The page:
Bachelor's thesis Patrick Zühlke

 

A literature based review of the dynamic thermal comfort sensation in residential buildings

Due to national and international climate policy decisions , the power system is subject to a structural change in the coming decades. The conversion of the energy production of predominantly non-renewable towards renewable energy sources represents major challenges for the fluctuating electrical distribution network. In addition to the technical requirements of the expansion of renewable energies, especially intelligent solutions for energy storage will have to be found. The need for storage technology lies in the fact that a large proportion of renewable energies are not subject to any control . A large proportion of primary energy in industrialized countries is used for heating of non-industrial buildings. Therefore, among other things, the investigation of the thermal storage options for residential buildings is subject of current research. To use the thermal storage capacity of residential buildings efficiently, it is necessary to be able to customize the interior temperatures at the present energy supply dynamically. In particular, the supply of electrical energy from renewable sources is volatile, therefore electric heating systems are suitable for dynamic adjustment of the indoor room temperatures. Thus, the power grid can be relieved in high-load times by targeted heating of the living space in times of high renewable electricity generation. This work will be based on a literature review, and study the dynamic thermal sensation of comfort in residential buildings. Other non-industrial buildings, due to the comparable situations and the wide range of available data, are also mentioned. It is shown that static comfort models are a good prediction tools for buildings with a mechanical ventilation systems and low user influence. Buildings with a high user influence lead to an increased adaptation of the interior temperatures to the outside air and to an increase in comfort areas. The thermal comfort sensation is also subject to natural fluctuations during the day, so that the hot and cold threshold in the early morning hours is 0.5 to 1.0 K lower than in the afternoon. In the course of temperature transitions "down- steps" lead to a spontaneous disproportionate assessment of thermal sensation which can be quantified by the factor „2“. The overestimation oft the thermal sensation dissipates after about 30 minutes., The thermal sensation in "steps-ups" corresponds to the rating under steady environmental conditions, the adaption speed here is 1 to 2 minutes. Furthermore temperature fluctuations of about 2 K/h within the range of comfort temperatures show no additional effect on the thermal comfort.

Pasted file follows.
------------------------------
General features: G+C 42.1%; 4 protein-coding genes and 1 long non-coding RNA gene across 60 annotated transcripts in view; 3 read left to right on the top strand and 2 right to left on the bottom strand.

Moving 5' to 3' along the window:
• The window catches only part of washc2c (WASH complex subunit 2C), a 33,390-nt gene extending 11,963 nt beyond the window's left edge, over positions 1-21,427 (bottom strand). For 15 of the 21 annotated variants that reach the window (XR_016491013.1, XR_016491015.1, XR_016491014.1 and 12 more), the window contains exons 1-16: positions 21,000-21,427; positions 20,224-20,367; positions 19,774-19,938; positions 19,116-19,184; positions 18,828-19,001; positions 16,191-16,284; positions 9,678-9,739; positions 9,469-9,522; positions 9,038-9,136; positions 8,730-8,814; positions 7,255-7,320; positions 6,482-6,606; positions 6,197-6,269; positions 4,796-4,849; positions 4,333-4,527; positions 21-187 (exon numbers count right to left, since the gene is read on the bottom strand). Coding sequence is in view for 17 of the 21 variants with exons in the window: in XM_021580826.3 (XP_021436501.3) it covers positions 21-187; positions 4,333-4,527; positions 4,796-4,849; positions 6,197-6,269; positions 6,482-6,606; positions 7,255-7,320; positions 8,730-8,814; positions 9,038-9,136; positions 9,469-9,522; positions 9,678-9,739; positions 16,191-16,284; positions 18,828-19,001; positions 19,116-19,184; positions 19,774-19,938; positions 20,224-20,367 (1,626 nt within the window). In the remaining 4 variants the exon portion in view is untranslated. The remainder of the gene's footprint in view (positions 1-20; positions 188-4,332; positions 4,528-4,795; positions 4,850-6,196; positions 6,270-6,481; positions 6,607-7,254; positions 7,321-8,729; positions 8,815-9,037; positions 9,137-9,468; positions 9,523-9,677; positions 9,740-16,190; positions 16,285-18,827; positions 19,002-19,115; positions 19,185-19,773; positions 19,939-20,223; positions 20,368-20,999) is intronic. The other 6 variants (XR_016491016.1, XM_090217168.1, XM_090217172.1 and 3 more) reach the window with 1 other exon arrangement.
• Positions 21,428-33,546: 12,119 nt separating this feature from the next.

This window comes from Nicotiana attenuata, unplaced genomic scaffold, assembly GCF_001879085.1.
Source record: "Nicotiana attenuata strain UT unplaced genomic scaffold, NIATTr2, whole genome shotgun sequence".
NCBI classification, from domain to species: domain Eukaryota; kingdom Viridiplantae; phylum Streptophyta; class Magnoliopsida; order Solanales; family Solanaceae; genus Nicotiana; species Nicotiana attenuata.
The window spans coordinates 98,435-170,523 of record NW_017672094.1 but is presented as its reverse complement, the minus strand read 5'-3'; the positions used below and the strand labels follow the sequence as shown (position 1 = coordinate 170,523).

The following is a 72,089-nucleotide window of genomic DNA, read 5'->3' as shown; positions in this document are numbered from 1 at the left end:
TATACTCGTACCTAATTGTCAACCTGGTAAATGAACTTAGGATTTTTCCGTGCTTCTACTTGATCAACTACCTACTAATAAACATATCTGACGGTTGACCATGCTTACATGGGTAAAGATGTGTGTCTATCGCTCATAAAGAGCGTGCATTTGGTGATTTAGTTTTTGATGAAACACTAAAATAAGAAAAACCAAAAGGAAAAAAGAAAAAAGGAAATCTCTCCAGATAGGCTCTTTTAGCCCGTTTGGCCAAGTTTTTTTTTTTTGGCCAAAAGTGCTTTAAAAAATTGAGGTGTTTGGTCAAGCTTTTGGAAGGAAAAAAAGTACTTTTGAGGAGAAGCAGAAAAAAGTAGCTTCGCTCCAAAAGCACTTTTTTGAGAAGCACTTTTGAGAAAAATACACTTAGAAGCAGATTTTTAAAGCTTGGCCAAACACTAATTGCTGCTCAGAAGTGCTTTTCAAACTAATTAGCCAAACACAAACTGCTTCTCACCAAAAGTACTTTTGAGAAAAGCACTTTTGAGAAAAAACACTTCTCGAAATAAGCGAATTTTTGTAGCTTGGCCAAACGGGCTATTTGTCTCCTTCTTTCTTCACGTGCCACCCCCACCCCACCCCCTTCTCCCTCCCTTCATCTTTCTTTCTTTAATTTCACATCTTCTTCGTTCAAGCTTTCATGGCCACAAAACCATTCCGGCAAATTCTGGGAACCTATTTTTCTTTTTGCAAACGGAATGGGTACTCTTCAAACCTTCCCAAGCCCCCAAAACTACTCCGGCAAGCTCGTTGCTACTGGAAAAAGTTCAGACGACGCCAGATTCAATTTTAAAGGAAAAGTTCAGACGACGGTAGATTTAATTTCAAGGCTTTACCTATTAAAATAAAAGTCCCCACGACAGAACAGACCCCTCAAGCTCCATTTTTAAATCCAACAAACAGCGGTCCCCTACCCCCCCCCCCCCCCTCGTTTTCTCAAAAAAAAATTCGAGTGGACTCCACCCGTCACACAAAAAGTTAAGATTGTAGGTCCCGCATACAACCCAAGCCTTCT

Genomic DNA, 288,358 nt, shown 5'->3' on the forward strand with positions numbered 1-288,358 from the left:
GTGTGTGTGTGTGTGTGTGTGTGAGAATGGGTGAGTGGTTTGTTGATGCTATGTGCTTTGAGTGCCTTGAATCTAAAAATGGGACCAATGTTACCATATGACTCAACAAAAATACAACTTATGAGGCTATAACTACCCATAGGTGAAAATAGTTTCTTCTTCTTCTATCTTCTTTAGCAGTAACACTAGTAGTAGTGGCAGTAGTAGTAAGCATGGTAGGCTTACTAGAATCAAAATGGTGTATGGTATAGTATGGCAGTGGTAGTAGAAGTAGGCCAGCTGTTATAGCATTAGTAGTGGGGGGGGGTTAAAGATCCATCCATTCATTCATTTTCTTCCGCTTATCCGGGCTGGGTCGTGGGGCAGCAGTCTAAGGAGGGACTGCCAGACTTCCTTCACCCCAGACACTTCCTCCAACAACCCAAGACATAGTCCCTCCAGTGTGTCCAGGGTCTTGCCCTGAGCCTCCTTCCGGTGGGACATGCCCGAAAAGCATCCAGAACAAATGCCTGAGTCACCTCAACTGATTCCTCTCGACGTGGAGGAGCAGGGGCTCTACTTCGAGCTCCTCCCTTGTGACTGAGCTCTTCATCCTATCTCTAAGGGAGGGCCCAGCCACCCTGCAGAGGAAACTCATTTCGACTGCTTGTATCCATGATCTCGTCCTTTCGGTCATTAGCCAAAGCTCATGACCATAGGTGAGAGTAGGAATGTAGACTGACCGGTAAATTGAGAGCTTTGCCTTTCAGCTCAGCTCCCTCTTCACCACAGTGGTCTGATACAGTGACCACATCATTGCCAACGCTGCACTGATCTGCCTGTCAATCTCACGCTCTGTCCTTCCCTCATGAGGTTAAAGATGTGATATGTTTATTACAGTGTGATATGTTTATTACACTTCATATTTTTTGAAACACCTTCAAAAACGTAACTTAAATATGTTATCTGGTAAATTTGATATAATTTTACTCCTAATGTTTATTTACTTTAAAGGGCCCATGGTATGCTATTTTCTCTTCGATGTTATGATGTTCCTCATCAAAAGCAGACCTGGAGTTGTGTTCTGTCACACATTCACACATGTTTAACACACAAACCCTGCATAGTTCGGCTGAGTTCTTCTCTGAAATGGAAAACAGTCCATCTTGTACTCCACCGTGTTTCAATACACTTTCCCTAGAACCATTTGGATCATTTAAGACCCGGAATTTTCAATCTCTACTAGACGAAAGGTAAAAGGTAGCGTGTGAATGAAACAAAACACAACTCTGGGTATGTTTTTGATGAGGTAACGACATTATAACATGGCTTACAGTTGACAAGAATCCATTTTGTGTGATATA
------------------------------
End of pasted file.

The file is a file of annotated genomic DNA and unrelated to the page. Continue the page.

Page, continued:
Excessive temperature gradients lead to an overestimation oft the thermal sensation, while excessive temperature drifts lead to a delayed perception of temperature. Generally the comfort zone of the operative room temperature can be extended by individual user influence.

 

The Economic and Technical Feasibilty of Various Storage Technologies to Compensate the Volatile Electricity Generation Produced from Renewable Energy Sources

With the growing share of renewable energies in our power grids characterized by a strong fluctuation,
the challenge of matching electricity generation and consumption arises. Many solutions
have been proposed in the past including expanding the storage capacity in the power system and
deploying conventional power plants that can supply additional electricity during peak times. The
bachelor thesis at hand discusses both approaches by creating multiple scenarios in which the storage
costs of several technologies are benchmarked against each other and against the power generation
costs of a typical gas turbine. The observed technologies in this analysis are at least in an early
stage of commercialization and include centralized as well as decentralized storages with installation
costs for today and the year 2020. As of to date, pumped hydroelectric storages are one of the
few storage plant types installed in our power system. Nevertheless, there are many other technologies
being developed aiming to solve the mismatch of renewable energy generation and electricity
demand. Therefore, different large-scale batteries, compressed air energy storage and Power-to-
Gas technology are considered in this thesis to compare to local storages such as lithium-ion and
lead acid batteries as well as the conventional sensible heat storage in regard to their suitability to
cover the heating demand of a single-family house. Market environments are set by the scenarios
and feature electricity pricing schemes that include dynamically adjusted energy procurement
costs and different sets of levies, fees and taxes. Within these boundary conditions and the given
use case, the sole technical storage costs, storage costs incorporating energy losses and costs to be
paid by the end-consumer are calculated using the annuity method. Thereby, the profitability of
the observed systems is evaluated revealing the potential of emerging technologies to economically
compete with existing and well-established storages, such as hot water buffer tanks.